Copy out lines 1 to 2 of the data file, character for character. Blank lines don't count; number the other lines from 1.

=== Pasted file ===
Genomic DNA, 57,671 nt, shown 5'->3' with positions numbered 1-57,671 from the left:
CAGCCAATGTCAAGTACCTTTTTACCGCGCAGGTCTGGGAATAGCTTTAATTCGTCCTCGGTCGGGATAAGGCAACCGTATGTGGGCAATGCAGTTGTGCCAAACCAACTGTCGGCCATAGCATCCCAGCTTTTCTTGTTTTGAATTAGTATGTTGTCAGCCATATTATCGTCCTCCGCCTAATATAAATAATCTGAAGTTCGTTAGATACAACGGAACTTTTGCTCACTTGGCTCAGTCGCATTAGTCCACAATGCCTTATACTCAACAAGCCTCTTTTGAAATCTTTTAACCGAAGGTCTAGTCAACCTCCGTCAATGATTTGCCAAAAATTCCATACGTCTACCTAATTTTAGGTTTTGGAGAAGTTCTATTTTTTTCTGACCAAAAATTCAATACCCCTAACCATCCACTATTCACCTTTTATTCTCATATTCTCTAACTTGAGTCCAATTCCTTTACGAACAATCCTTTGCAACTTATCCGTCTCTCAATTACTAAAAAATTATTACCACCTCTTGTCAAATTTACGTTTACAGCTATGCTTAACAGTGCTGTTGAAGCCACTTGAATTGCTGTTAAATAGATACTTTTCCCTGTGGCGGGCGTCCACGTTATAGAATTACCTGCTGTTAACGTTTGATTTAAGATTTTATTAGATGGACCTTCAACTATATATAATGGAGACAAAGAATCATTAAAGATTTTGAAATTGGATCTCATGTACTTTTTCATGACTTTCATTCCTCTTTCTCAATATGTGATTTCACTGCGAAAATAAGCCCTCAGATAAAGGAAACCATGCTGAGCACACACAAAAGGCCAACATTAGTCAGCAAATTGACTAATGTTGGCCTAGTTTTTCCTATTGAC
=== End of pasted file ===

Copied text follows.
Genomic DNA, 57,671 nt, shown 5'->3' with positions numbered 1-57,671 from the left:
CAGCCAATGTCAAGTACCTTTTTACCGCGCAGGTCTGGGAATAGCTTTAATTCGTCCTCGGTCGGGATAAGGCAACCGTATGTGGGCAATGCAGTTGTGCCAAACCAACTGTCGGCCATAGCATCCCAGCTTTTCTTGTTTTGAATTAGTATGTTGTCAGCCATATTATCGTCCTCCGCCTAATATAAATAATCTGAAGTTCGTTAGATACAACGGAACTTTTGCTCACTTGGCTCAGTCGCATTAGTCCACAATGCCTTATACTCAACAAGCCTCTTTTGAAATCTTTTAACCGAAGGTCTAGTCAACCTCCGTCAATGATTTGCCAAAAATTCCATACGTCTACCTAATTTTAGGTTTTGGAGAAGTTCTATTTTTTTCTGACCAAAAATTCAATACCCCTAACCATCCACTATTCACCTTTTATTCTCATATTCTCTAACTTGAGTCCAATTCCTTTACGAACAATCCTTTGCAACTTATCCGTCTCTCAATTACTAAAAAATTATTACCACCTCTTGTCAAATTTACGTTTACAGCTATGCTTAACAGTGCTGTTGAAGCCACTTGAATTGCTGTTAAATAGATACTTTTCCCTGTGGCGGGCGTCCACGTTATAGAATTACCTGCTGTTAACGTTTGATTTAAGATTTTATTAGATGGACCTTCAACTATATATAATGGAGACAAAGAATCATTAAAGATTTTGAAATTGGATCTCATGTACTTTTTCATGACTTTCATTCCTCTTTCTCAATATGTGATTTCACTGCGAAAATAAGCCCTCAGATAAAGGAAACCATGCTGAGCACACACAAAAGGCCAACATTAGTCAGCAAATTGACTAATGTTGGCCTAGTTTTTCCTATTGAC